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Zimbabwe election date tussle gets serious (+video)

Opposition politicians say President Robert Mugabe is using a constitutional court's call for an early date to achieve an unconstitutional outcome. 

By Mxolisi NcubeContributor / June 13, 2013

Police officers are on parade as Zimbabwean President Robert Mugabe inspects the honor guard at a police pass-out parade in Harare, Thursday, June, 13, 2013.

Tsvangirayi Mukwazhi/AP


Johannesburg, South Africa

For most of this year no one knew if or when the most important election in Zimbabwe’s history would actually take place. There's been an on-again, off-again cat-and-mouse game led by President Robert Mugabe

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But now it seems President Mugabe is pushing for July 31 while Prime Minister Morgan Tsvangirai says any elections before August 25 will be too early to allow critical reforms to take hold.

The election saga has had a circus quality even as Mr. Mugabe, Zimbabwe’s strongman since 1980, agreed to a new constitution earlier this year in what has been widely interpreted as a positive breakthrough.

The stakes for Zimbabwe are high in terms of carrying out a non-violent free and fair election that allows for some semblance of balanced media and restraint by security forces.

But now the election circus has reached a fever pitch, with anger expressed by a majority of contending parties in a letter of protest on June 10 about the July 31 date.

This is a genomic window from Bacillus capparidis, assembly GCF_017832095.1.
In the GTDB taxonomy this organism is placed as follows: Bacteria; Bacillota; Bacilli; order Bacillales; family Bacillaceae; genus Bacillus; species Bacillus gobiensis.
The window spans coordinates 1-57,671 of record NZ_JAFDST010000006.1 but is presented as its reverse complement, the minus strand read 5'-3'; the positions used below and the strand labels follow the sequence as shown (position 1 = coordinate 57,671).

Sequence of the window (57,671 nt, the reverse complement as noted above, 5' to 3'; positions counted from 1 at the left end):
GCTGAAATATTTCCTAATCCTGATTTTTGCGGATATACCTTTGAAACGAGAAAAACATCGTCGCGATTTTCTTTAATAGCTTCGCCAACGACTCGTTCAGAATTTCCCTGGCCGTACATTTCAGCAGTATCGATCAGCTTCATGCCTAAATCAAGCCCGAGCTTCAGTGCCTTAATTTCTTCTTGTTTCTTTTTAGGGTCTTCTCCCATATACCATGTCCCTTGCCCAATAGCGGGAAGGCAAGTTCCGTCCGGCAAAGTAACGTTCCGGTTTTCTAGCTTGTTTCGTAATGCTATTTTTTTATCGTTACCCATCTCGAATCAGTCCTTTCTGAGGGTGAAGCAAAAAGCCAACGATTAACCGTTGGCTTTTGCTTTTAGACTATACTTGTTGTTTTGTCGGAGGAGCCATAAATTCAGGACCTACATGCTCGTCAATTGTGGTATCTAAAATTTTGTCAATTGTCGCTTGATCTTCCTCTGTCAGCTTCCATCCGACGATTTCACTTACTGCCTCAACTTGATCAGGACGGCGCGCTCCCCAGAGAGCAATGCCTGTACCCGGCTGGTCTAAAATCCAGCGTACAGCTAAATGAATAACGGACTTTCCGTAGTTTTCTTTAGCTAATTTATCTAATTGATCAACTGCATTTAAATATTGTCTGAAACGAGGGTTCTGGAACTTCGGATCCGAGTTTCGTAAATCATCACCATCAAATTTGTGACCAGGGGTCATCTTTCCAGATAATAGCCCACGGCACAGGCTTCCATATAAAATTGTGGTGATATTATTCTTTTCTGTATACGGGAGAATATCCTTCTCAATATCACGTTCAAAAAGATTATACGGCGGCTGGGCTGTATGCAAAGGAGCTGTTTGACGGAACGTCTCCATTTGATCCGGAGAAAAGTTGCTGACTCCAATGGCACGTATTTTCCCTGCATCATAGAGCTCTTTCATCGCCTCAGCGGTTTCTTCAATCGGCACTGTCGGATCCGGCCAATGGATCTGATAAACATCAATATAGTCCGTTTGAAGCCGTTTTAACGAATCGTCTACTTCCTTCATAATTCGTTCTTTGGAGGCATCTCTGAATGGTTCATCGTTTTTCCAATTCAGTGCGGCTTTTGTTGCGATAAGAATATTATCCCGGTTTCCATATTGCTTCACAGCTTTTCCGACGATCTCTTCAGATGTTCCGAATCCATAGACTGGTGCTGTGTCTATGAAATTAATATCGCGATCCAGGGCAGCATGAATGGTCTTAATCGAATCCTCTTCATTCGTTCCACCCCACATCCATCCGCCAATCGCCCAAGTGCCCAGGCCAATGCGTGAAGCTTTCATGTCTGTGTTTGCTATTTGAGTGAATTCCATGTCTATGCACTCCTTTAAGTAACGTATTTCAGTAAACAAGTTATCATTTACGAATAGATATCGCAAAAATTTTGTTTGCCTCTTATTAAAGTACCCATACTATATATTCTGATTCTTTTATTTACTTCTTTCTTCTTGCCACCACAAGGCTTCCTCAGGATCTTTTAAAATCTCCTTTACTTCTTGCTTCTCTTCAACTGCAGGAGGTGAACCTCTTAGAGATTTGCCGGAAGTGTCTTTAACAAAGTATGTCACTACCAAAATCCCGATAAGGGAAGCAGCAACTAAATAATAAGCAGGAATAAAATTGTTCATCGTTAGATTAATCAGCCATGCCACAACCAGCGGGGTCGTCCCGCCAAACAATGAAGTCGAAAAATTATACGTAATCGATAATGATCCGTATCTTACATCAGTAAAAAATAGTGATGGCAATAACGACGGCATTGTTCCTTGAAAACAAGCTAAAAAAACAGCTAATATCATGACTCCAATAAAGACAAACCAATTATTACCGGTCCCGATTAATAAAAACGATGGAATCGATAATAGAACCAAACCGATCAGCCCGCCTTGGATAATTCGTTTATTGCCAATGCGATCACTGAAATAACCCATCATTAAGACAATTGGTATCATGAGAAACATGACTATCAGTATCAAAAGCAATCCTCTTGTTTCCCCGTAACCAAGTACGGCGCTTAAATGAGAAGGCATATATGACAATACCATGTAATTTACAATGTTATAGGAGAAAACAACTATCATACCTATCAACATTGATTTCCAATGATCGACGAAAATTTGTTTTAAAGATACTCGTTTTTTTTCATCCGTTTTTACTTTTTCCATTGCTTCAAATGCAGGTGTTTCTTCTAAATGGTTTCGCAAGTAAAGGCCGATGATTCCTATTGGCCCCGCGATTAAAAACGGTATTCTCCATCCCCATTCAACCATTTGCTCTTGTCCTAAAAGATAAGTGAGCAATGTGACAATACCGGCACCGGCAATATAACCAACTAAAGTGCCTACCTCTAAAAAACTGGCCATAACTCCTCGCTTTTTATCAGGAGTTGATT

Since 2011, President Robert Mugabe's Zanu (PF) party has tried to force an early poll. Yet none of those occasions has caused as tense an atmosphere as the July 31 deadline.

While that deadline was set by the constitutional court, Mr. Tsvangirai said this week that Mugabe's use of the date is "unconstitutional and unlawful."  He argues a July 31 date will allow Mugabe to escape the kind reforms agreed to as part of the “global political agreement” by which the coalition was set up.

Without reforms, the election can be easily rigged, the challengers say. 

This has brought an escalating back and forth between forces behind the 89-year old ruler and his political challengers.

With a new constitution, Mugabe says the country is ready for what, to many analysts, will be the country's most important vote since the 1980 elections that gave the country its independence from Britain.

"The most important task … was putting in place a new constitution and we have already done that,” said ruling party spokesman Rugare Gumbo early this week. “We are also obliged to follow our own courts … the Constitutional Court has ruled that we must hold the elections before the end of July."

"We are a sovereign nation and cannot wait for some external forces to come and tell us when we can hold our elections and when we cannot," Mr. Gumbo added.


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